Growing up in rural Iowa, you would’ve never been able to convince me bikes would be a way to go camping. I suppose you would’ve also had to convince me that bikes were cool in general. Either way, my younger years weren’t spent in a saddle cruising down the now coveted gravel roads. Iowa isn’t really on a whole lot of folks’ radar for bikes….heck it’s what most people consider a flyover state. But, back in 2016 I decided to race JingleCross on a whim and was pleasantly surprised to find out it was in Iowa. The only bike I had to race with was my pink Cake fat bike. While putzing around waiting for my race to start, I was approached by two guys who recognized my bike and were familiar with Erik Noren’s work. Logan and Thaddeus told me they had just opened a shop in Cedar Rapids called Goldfinch Cyclery and it sounded like a dream.
Single speed mountain biking. It’s kinda dumb right? How hard is it to shift a derailleur, c’mon.
Let’s not sully the holy sanctity of this article with such petty things as single speed arguments (for or against). What a cliché. If you’re new here, suffice it to say there are all sorts of reasons—from cost to curmudgeonliness to cache—to ride single speed mountain bikes. Those reasons don’t necessarily make sense. If you’re a regular reader, you already know how 1-speed bikes fit into today’s bike culture…enjoy your unsullied reading.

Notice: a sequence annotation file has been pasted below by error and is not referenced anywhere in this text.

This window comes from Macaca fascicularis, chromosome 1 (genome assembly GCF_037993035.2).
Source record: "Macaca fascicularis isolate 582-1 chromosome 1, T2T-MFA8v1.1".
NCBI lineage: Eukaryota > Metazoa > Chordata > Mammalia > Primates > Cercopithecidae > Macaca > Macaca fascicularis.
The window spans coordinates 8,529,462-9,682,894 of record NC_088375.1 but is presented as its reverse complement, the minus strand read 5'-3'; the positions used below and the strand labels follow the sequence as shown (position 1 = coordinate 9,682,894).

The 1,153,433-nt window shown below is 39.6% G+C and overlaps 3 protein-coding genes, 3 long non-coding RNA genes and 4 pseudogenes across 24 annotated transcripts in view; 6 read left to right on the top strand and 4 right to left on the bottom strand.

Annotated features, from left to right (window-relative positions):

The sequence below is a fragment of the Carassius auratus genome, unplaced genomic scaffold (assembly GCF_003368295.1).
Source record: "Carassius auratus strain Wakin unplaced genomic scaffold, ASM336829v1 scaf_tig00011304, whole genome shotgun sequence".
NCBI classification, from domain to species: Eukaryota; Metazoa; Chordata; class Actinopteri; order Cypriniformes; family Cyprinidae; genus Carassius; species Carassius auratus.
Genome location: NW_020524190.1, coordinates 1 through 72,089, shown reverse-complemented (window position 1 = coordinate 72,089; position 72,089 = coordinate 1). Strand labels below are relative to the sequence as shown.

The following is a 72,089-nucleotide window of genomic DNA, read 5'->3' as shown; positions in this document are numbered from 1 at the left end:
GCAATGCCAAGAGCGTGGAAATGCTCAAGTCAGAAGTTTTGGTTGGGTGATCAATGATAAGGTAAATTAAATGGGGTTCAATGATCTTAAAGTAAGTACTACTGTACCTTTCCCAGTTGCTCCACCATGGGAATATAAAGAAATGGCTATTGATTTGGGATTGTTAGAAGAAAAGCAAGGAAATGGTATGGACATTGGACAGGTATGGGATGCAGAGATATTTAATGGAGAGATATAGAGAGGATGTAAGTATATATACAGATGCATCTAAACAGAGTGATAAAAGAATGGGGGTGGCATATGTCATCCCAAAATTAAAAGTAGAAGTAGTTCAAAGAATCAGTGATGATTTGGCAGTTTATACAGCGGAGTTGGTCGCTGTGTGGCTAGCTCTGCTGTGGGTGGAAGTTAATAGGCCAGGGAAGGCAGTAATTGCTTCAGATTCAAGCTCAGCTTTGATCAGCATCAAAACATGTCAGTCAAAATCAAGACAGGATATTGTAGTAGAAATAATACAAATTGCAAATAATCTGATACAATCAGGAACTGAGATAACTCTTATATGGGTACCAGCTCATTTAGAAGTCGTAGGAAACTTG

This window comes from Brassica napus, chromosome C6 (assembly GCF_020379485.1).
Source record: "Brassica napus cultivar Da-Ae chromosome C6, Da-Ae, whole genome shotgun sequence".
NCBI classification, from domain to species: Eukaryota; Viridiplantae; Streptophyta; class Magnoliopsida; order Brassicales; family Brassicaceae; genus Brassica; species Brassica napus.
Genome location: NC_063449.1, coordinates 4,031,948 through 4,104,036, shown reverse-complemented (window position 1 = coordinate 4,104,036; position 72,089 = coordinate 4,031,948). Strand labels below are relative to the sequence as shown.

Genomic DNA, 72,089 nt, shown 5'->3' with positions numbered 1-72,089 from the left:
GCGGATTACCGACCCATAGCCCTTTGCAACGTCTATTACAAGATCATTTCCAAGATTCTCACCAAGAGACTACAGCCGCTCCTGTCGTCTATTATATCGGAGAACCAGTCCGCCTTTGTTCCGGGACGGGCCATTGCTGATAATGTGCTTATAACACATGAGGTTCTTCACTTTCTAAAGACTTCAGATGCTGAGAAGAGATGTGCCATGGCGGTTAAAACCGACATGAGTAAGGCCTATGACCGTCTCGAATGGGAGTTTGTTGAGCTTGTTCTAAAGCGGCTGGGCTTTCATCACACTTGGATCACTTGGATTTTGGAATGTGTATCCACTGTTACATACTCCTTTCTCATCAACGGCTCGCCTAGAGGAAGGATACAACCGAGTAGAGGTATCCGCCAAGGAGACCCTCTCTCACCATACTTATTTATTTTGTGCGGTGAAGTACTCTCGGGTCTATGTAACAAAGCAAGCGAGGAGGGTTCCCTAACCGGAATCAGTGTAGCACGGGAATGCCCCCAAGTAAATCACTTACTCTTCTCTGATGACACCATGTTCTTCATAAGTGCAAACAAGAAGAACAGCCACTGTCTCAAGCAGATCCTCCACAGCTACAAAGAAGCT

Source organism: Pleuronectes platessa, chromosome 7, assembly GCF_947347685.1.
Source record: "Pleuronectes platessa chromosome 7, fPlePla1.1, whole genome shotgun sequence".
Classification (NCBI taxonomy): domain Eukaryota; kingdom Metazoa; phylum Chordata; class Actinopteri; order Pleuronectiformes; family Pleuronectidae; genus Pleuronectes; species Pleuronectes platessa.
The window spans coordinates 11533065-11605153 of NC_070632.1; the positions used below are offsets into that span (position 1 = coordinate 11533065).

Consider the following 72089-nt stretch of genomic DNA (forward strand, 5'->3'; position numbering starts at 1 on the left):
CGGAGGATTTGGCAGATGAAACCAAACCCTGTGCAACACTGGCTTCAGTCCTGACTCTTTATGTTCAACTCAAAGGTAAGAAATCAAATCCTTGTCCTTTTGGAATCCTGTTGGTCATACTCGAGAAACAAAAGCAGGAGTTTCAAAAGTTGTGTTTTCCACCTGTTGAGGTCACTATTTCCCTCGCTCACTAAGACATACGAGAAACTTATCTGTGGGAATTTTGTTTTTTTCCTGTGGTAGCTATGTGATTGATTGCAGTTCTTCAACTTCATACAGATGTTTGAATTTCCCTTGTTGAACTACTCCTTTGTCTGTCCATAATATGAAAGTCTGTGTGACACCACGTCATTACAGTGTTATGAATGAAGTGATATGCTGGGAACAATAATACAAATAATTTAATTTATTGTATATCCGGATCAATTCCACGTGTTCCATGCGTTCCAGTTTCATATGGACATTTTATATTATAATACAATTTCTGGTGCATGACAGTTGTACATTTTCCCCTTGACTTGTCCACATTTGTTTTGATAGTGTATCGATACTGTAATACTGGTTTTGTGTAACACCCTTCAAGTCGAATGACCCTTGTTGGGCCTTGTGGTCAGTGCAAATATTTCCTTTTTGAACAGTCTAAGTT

This article is about the bond shared by single speeders and how events like Single Speed USA (SSUSA) carry and strengthen them. I also want it to be about bikes as well, as I know more than a couple of people here might be into them.
In the spirit of Gonzo Journalism, videographer Justin Balog shares his setup while documenting RAGBRAI – the Register’s Annual Great Bicycle Ride Across Iowa – for PEARL iZUMi. Check out his video here at the Radavist and read up on his setup below. As a heads up, the 2020 registration for RAGBRAI opens November 20th! Thanks to PEARL iZUMi and Justin for pulling this together!
In news that no one has to be surprised at, Vice takes a look at the top 10 most dangerous cities for cycling in an interesting, yet terrifying article. As someone who calls Los Angeles home, I must say I’m not surprised, but like the article notes, cycling is the answer to helping save the environment we’re all aware of, yet we’ve got a long way to go to make streets safer…
“In 2019, more and more cities across America are encouraging their residents to commute by bicycle. Cycling, of course, is good for the environment in terms of reducing pollution from car-dominant streets, and it’s a healthier way to travel.
But cities gaining new cyclists are quickly, tragically finding that they do not have the proper infrastructure to keep them safe. Cyclist fatalities have gone up 25 percent across the U.S. since 2010, and up 10 percent in 2018 itself, while all other traffic fatalities have decreased.”
Read on at Vice.